Alicia Ostermeyer: Theology Response

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Alicia Ostermeyer: Theology Response Empty Alicia Ostermeyer: Theology Response

Post by Alicia.O. on Sat Dec 22, 2018 12:22 am

The New Testament gives us many ways to understand the significance of Jesus’ death and resurrection. Choose one model of the atonement that you have not used before. Summarize how you could share the gospel on campus using that model.

Governmental atonement theory explains that Jesus was the substitution for the punishment that sinful mankind deserved and that God showed the seriousness of sin and its consequences on the cross with His sinless son. While this theory is strong in emphasizing the power of Jesus dying a death we deserve, I think it is weak in it's argument that God showed His dislike of sin on the cross. God had been pouring our His wrath long before the cross and therefore the cross doesn't need to serve as a mechanism of God's displeasure with sin. While this atonement theory lacks the joy found in the meaning of the resurrection, it can bring a healthy remembrance of the divine justice that can be found in Jesus bearing our sins which brings us freedom.

If I were to use this theory in explaining the gospel to a student I would focus of the weight of our sins. I would share about why God dislikes sin and how sinless Jesus on the cross is an example of that. I would have the student imagine the wrath of their sins being satisfied on the cross with Jesus. He took on a death we deserve. I have had dreams where invisible hands are nailing me to a cross that causes me to wake in pain, and while I am not sure why those dreams come, it does bring a humble reminder of the painful death God in flesh went through for my freedom from sin. Hopefully by then end of sharing the gospel with this student through the lenses of Government atonement they would understand that God's forgiveness and justice go hand-and-hand.

Why was it necessary for Jesus to be born of a virgin?

I've had a hard time believing that is was necessary for Jesus to be born of a virgin because I'm not sure that my faith should be in a virgin birth. I think that the cross and resurrection are enough to put my faith in and everything else is secondary. However, Bird has convinced me otherwise. To say Jesus wasn't born of a virgin leads to strange theology and it contradicts too much of scripture. It makes perfect sense that Jesus was born of a virgin, right from conception God was showing how Jesus is divine and human. Strauss makes the argument on page 370 of how could Jesus be fully human if he was born with no physical connection to Mary and Joseph, and on the contrary how could he have been fully God from only human DNA. Without a conception from God and given birth from a woman, the argument of Jesus being Emmanuel weakens. God has always been intentional in showing us what He is doing. Jesus' birth shows a new reality of God's kingdom coming through a baby born of a virgin.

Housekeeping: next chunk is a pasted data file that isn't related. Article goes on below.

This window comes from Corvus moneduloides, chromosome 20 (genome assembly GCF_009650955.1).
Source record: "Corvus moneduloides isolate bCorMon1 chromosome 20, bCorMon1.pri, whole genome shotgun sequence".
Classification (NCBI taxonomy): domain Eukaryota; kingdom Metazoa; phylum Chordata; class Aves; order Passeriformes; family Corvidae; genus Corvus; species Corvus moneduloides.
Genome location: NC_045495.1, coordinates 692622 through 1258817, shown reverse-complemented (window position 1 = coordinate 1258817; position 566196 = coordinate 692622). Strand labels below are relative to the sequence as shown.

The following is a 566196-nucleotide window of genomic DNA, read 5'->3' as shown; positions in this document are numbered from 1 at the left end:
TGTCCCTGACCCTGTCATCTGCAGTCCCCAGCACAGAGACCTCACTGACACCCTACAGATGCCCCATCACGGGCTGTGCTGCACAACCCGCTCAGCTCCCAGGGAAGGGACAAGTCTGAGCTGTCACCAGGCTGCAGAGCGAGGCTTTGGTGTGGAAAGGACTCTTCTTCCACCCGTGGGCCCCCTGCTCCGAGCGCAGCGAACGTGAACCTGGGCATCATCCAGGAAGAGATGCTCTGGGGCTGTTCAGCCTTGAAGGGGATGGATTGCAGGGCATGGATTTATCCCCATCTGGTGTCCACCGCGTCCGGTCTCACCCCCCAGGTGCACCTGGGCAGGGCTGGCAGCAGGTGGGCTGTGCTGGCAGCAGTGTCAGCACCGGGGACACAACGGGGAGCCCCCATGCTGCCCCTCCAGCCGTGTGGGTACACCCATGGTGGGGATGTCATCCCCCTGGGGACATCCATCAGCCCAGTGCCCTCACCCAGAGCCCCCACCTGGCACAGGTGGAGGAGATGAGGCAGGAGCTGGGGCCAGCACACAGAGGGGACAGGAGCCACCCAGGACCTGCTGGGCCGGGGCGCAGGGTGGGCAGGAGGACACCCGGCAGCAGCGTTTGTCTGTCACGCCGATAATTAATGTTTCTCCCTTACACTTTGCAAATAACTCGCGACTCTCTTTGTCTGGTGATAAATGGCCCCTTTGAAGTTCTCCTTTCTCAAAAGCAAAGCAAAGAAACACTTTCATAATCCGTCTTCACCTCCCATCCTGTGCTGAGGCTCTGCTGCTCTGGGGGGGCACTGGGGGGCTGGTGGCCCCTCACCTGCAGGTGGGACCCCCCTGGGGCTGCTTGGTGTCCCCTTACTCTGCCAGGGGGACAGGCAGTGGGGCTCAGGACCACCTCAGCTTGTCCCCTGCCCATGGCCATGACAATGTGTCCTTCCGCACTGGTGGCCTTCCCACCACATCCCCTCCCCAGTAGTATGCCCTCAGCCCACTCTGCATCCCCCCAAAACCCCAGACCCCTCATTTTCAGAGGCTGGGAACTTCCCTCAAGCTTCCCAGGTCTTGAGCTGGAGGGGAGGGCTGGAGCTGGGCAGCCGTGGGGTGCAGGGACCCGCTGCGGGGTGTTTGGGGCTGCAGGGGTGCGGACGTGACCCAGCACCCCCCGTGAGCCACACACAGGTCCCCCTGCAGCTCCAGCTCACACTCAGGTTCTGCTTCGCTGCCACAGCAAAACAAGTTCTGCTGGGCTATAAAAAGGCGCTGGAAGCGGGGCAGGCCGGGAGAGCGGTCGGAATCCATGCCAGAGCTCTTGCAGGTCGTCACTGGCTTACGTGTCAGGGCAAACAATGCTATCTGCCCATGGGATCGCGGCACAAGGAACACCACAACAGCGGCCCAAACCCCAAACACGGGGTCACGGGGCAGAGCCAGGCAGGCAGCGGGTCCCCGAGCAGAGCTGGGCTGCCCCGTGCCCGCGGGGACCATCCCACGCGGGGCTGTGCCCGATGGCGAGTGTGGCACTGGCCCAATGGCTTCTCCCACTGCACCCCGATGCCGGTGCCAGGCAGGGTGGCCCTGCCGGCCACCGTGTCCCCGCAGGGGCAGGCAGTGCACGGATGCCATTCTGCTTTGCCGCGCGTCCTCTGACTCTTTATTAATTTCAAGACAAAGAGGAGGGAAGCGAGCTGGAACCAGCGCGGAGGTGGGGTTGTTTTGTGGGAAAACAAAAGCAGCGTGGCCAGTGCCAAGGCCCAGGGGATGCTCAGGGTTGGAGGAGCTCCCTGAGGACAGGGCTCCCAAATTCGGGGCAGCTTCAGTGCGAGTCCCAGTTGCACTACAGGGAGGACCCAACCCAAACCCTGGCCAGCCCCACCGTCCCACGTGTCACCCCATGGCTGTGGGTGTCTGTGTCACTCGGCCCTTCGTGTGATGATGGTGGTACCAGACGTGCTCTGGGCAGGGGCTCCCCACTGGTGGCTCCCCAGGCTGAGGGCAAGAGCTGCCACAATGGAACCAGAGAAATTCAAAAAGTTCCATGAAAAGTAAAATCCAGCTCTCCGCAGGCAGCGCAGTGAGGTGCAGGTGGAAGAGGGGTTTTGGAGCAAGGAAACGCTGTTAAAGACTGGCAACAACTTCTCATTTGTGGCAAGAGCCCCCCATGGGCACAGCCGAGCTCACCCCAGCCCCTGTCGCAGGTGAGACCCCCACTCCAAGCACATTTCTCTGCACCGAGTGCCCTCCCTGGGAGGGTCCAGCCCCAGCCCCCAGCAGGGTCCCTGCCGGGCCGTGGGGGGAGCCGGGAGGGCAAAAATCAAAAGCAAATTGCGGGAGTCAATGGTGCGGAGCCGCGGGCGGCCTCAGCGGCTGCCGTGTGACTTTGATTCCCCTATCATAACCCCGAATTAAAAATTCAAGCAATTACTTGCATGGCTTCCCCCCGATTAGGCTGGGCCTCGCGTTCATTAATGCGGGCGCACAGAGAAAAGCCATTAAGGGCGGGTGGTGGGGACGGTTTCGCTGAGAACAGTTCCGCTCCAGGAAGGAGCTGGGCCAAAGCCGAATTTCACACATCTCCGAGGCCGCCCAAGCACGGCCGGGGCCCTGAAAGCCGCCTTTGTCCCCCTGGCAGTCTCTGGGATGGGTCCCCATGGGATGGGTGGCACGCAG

Alicia.O.
Alicia.O.

Posts : 28
Join date : 2018-08-06

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Alicia Ostermeyer: Theology Response Empty Re: Alicia Ostermeyer: Theology Response

Post by Katie A on Mon Jan 07, 2019 3:32 pm

[quote="Alicia.O."]The New Testament gives us many ways to understand the significance of Jesus’ death and resurrection. Choose one model of the atonement that you have not used before. Summarize how you could share the gospel on campus using that model.

Governmental atonement theory explains that Jesus was the substitution for the punishment that sinful mankind deserved and that God showed the seriousness of sin and its consequences on the cross with His sinless son. While this theory is strong in emphasizing the power of Jesus dying a death we deserve, I think it is weak in it's argument that God showed His dislike of sin on the cross. God had been pouring our His wrath long before the cross and therefore the cross doesn't need to serve as a mechanism of God's displeasure with sin. While this atonement theory lacks the joy found in the meaning of the resurrection, it can bring a healthy remembrance of the divine justice that can be found in Jesus bearing our sins which brings us freedom.

If I were to use this theory in explaining the gospel to a student I would focus of the weight of our sins. I would share about why God dislikes sin and how sinless Jesus on the cross is an example of that. I would have the student imagine the wrath of their sins being satisfied on the cross with Jesus. He took on a death we deserve. I have had dreams where invisible hands are nailing me to a cross that causes me to wake in pain, and while I am not sure why those dreams come, it does bring a humble reminder of the painful death God in flesh went through for my freedom from sin. Hopefully by then end of sharing the gospel with this student through the lenses of Government atonement they would understand that God's forgiveness and justice go hand-and-hand.

My Response:
Alicia, I think that the way in which you want to use this method to share the gospel to others is truly inspiring. I couldn't agree more. I was just discussing with someone the other day the importance of understanding the gravity of our sins, and how doing that strengthens our understanding of God's radical love for us. Sometimes this can get confused with dwelling on our sin and living in an state of condemnation-- which isn't what we're talking about here. But when we take at least a brief moment to meditate on just how awful our sin is and just how dreadful the penalty for it is, and how God sent his only son who was so innocent, and precious, and pure to die in our place, we begin to get a glimpse of His crazy love for us.
Katie A
Katie A

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